Human papillomavirus types 16 and 18 DNA load in relation to coexistence of other types, particularly those in the same species

Fu Xi Long, Zoe R. Edelstein, Craig Meyers, Jesse Ho, Stephen L. Cherne, Mark Schiffman

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16 Scopus citations

Abstract

Background: Infection with multiple human papillomavirus (HPV) types is common. However, it is unknown whether viral DNA load is related to the coexistence of other types. Methods: Study subjects were 802 and 303 women who were positive for HPV16 and HPV18, respectively, at enrollment into the Atypical Squamous Cells of Undetermined Significance and Low-Grade Squamous Intraepithelial Lesion Triage Study. HPV16 and HPV18 E7 copies per nanogram of cellular DNA in cervical swab samples were measured by real-time PCR in triplicate. Results: Concurrent coinfection was common in this population of women with minor cervical lesions; multiple HPV types were detected in 573 (71.4%) of 802 HPV16-positive women and 227 (74.9%) of 303 HPV18-positive women. The adjusted odds ratio associating coinfection with per 1 log unit increase in HPV16 DNA load was 0.78 (95% confidence interval, 0.68-0.89); it was 0.64 (95% confidence interval, 0.52-0.79) for a similar analysis of HPV18 DNA load. Women with, compared with without, coinfection of A9 species types possessed a significantly lower HPV16 DNA load (P < 0.001), whereas women with, compared with without, coinfection of A7 species types possessed a significantly lower HPV18 DNA load (P = 0.001). A trend of decrease in HPV16 DNA load with increasing number of the co-existing non-HPV16 A9 species types was statistically significant (Ptrend = 0.001). Conclusion: Coinfection with other types was associated with lower HPV16 and HPV18 DNA load. The extent of reduction was correlated to phylogenetic distance of the coexisting types to HPV16 and HPV18, respectively.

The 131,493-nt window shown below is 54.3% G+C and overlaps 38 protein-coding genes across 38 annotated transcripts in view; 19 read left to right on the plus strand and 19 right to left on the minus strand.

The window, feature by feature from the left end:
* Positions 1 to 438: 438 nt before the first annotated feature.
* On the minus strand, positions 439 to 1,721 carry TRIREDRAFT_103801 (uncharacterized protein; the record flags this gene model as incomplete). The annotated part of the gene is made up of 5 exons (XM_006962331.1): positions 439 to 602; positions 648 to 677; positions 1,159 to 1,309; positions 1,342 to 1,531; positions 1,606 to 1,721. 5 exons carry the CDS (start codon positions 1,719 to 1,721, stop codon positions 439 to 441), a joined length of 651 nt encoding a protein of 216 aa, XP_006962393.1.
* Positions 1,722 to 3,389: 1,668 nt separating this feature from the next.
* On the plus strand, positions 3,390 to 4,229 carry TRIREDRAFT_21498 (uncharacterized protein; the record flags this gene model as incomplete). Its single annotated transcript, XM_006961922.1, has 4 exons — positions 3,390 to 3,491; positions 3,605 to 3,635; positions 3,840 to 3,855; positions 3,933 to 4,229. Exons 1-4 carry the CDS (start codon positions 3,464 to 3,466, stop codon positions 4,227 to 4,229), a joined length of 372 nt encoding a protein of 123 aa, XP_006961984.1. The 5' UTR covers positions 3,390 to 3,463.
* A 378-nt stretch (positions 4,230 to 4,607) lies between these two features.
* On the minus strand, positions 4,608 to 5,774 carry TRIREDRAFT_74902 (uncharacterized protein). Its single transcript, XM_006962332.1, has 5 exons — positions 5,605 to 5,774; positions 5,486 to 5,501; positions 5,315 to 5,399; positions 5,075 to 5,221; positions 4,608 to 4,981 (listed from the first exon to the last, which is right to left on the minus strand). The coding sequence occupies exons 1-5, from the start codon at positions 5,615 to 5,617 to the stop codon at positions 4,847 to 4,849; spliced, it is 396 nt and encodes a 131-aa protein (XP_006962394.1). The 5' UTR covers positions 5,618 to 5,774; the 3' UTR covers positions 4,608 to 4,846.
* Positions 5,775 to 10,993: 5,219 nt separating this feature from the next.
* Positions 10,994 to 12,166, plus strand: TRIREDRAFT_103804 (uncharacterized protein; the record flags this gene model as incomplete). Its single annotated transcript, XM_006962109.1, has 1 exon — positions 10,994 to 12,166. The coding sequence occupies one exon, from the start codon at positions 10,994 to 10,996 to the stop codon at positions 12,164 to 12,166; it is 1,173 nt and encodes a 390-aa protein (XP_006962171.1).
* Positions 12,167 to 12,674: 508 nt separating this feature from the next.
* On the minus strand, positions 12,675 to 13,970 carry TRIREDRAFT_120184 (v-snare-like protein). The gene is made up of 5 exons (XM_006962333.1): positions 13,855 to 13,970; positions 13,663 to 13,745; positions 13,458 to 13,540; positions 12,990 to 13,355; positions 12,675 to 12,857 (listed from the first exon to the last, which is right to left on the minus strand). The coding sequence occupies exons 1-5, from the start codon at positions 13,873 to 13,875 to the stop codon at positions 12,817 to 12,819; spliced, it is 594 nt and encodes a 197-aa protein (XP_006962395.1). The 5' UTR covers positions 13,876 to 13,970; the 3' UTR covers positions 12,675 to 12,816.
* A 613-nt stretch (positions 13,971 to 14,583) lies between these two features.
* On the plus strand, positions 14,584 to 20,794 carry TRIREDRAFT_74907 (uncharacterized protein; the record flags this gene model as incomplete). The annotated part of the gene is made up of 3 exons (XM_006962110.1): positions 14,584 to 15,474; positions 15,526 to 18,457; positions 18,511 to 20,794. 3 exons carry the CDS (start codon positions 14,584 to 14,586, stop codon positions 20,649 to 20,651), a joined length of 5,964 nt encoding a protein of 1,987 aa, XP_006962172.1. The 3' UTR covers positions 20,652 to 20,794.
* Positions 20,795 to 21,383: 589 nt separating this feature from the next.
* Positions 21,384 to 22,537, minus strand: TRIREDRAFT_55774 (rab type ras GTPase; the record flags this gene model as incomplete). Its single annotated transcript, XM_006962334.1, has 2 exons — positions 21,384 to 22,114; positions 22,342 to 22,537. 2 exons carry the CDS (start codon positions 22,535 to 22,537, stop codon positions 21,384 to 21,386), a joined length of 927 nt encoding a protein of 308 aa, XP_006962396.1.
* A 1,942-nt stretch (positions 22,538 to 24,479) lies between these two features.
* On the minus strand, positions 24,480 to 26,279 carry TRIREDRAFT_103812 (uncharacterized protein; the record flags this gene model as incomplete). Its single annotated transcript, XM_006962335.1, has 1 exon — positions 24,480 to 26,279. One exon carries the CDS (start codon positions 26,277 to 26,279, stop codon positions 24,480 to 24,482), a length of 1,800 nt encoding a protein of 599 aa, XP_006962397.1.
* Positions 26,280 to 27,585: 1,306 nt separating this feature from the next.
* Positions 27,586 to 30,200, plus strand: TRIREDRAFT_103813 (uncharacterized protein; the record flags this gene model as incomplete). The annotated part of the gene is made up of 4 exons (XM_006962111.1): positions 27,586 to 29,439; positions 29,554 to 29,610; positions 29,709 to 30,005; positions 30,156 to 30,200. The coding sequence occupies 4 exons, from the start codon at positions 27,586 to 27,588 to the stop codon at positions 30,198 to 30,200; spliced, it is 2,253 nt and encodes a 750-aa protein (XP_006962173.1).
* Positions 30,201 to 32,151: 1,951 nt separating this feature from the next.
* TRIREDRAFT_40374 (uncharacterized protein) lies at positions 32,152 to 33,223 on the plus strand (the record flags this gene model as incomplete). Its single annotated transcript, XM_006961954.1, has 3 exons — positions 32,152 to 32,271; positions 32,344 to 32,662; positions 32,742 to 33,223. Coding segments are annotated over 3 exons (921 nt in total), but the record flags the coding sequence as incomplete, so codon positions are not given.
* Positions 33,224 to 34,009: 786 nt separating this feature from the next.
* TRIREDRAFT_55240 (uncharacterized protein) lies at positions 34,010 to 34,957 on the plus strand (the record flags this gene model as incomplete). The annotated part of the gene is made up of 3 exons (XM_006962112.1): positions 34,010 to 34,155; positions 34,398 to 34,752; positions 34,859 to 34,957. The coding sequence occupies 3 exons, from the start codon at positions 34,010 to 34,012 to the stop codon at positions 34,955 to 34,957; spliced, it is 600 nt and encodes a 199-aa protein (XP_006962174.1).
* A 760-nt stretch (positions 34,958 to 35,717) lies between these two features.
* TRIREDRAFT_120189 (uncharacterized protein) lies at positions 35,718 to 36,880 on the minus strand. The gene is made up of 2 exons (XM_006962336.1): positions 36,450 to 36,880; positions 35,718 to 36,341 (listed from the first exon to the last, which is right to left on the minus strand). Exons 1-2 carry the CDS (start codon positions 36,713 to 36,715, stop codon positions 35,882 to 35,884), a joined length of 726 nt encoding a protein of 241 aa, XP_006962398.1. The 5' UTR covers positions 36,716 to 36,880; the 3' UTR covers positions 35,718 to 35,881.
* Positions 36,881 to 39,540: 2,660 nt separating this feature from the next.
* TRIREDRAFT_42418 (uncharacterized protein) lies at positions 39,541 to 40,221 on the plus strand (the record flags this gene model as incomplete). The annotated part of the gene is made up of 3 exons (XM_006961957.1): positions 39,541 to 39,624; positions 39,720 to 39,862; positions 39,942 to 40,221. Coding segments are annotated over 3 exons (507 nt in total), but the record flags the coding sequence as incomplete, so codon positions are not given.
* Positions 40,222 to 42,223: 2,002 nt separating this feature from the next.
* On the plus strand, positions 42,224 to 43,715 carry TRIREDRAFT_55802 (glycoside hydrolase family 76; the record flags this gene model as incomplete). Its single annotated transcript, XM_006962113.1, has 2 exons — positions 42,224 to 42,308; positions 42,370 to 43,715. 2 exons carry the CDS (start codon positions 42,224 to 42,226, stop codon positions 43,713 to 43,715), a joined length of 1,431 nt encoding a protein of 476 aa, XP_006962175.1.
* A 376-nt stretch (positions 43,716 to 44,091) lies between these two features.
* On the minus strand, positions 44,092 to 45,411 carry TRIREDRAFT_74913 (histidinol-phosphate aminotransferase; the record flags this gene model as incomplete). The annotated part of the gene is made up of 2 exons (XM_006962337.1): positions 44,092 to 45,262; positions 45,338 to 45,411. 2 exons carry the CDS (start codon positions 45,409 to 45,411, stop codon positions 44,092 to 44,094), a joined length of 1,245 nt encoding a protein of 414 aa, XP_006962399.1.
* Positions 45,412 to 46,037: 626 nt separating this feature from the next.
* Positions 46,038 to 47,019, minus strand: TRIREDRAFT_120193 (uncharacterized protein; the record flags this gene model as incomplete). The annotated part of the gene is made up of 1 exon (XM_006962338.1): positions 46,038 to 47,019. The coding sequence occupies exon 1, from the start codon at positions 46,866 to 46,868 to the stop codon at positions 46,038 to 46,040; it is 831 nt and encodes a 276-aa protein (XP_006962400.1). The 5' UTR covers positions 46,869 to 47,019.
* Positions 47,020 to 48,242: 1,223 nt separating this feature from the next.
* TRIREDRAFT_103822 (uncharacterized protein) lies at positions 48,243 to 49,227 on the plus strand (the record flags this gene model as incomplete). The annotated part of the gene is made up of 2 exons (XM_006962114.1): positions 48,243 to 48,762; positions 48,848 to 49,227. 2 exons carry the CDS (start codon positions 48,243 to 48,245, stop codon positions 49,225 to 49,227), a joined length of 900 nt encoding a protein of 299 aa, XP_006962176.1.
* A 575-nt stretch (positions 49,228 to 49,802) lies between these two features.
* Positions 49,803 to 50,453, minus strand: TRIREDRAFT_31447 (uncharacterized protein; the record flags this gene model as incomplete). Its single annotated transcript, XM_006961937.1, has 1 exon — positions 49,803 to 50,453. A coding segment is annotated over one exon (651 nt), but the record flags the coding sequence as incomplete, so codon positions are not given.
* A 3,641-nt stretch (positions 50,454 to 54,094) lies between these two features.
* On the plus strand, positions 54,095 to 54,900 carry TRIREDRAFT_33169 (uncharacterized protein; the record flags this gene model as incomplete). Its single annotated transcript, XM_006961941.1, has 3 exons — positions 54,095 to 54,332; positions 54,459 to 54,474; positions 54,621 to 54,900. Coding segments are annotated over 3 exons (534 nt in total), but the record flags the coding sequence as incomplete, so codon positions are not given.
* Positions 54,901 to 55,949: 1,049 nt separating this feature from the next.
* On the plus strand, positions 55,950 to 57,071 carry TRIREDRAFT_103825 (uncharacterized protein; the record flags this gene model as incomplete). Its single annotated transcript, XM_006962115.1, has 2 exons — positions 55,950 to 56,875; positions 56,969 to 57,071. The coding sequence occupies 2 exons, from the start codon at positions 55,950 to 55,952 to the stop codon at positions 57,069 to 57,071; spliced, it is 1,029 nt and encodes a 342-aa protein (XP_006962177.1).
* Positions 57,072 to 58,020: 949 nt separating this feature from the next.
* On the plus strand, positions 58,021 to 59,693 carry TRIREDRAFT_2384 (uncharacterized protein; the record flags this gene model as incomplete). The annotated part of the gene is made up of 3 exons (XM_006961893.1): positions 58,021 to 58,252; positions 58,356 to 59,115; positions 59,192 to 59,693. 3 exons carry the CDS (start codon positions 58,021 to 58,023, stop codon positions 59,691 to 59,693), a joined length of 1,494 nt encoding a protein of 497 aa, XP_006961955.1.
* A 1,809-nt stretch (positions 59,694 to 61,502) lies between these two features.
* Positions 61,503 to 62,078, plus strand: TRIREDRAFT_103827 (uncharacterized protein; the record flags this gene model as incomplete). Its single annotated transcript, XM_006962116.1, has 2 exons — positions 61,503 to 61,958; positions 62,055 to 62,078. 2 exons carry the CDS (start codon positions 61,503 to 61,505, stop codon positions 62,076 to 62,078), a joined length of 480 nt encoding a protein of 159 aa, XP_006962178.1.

Original languageEnglish (US)
Pages (from-to)2507-2512
Number of pages6
JournalCancer Epidemiology Biomarkers and Prevention
Volume18
Issue number9
DOIs
Publication statusPublished - Sep 1 2009

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All Science Journal Classification (ASJC) codes

  • Epidemiology
  • Oncology

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